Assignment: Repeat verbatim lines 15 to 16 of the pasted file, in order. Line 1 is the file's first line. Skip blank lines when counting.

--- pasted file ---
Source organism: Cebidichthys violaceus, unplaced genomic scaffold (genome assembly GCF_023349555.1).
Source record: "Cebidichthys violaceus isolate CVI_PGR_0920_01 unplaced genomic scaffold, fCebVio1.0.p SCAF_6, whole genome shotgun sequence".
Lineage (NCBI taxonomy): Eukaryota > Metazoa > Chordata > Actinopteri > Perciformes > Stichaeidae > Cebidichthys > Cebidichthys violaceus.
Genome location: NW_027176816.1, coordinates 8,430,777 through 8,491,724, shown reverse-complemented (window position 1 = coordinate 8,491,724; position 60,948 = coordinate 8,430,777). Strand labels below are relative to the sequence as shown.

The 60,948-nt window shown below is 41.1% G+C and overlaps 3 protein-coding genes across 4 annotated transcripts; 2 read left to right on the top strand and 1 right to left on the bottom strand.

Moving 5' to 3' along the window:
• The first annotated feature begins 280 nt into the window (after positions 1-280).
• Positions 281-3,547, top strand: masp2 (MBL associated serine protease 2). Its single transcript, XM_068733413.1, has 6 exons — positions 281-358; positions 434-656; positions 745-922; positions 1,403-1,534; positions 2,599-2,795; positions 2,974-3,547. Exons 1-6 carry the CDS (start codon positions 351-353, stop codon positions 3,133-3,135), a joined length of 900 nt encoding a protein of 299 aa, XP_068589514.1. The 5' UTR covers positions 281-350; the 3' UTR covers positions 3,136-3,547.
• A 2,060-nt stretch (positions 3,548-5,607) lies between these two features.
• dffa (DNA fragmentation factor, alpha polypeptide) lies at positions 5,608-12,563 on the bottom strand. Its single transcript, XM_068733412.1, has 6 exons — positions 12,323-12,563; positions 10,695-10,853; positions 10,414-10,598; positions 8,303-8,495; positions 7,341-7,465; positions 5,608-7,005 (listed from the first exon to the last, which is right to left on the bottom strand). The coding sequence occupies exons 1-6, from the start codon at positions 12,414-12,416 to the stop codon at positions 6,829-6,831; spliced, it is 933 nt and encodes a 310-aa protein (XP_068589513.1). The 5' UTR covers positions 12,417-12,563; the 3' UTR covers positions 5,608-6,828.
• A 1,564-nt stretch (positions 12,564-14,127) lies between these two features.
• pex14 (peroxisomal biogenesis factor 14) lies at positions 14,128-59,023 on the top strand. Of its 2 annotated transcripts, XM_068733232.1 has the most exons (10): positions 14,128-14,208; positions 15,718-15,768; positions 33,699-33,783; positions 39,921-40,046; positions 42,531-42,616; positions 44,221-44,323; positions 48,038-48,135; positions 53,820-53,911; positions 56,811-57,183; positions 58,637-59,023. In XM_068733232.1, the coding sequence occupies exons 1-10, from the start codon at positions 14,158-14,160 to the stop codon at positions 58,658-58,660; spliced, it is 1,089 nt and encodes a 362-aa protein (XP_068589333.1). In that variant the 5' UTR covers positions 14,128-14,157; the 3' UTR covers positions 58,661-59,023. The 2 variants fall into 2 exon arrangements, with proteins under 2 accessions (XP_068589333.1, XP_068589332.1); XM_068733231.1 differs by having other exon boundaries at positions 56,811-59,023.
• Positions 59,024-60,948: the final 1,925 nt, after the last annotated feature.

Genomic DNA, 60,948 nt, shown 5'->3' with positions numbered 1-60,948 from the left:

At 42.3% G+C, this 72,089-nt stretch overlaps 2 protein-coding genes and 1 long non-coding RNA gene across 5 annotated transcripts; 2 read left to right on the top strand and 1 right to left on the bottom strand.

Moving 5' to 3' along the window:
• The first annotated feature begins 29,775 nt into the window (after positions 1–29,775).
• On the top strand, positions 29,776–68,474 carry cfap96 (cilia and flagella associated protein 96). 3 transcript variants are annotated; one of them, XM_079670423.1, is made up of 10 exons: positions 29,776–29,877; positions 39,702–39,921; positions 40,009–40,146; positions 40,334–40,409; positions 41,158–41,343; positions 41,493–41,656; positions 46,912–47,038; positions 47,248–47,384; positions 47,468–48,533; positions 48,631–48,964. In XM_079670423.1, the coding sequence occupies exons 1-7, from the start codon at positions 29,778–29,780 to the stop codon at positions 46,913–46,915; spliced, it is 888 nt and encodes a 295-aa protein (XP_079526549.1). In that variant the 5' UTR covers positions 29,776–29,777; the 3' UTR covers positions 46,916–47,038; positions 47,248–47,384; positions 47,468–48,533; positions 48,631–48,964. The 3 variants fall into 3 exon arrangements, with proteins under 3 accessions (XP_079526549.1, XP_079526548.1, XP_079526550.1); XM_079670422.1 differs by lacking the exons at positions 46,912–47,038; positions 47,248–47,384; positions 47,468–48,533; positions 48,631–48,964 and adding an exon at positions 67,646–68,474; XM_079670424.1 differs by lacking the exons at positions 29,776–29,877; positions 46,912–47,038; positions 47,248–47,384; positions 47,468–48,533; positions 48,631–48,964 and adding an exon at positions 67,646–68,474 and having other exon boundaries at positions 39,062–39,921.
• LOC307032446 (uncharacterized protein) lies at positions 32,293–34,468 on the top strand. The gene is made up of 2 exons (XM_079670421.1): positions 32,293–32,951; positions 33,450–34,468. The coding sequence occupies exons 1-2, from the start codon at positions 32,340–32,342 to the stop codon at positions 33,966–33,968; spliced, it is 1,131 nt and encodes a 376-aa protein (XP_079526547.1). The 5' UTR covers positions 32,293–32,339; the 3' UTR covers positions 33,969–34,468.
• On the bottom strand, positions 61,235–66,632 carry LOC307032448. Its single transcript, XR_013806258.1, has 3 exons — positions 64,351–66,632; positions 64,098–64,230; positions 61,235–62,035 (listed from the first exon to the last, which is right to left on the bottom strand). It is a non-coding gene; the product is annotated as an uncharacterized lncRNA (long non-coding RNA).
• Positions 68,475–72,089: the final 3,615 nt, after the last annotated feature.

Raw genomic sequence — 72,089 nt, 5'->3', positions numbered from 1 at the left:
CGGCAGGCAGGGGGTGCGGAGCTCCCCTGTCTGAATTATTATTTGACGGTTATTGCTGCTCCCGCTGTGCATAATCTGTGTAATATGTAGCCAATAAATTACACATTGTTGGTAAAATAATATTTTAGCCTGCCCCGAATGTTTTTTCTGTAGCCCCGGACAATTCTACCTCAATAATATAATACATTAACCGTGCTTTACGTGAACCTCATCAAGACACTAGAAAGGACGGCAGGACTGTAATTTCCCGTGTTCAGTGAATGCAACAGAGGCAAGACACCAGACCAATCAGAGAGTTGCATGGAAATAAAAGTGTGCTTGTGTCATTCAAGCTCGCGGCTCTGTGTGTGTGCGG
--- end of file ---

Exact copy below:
At 42.3% G+C, this 72,089-nt stretch overlaps 2 protein-coding genes and 1 long non-coding RNA gene across 5 annotated transcripts; 2 read left to right on the top strand and 1 right to left on the bottom strand.

Moving 5' to 3' along the window: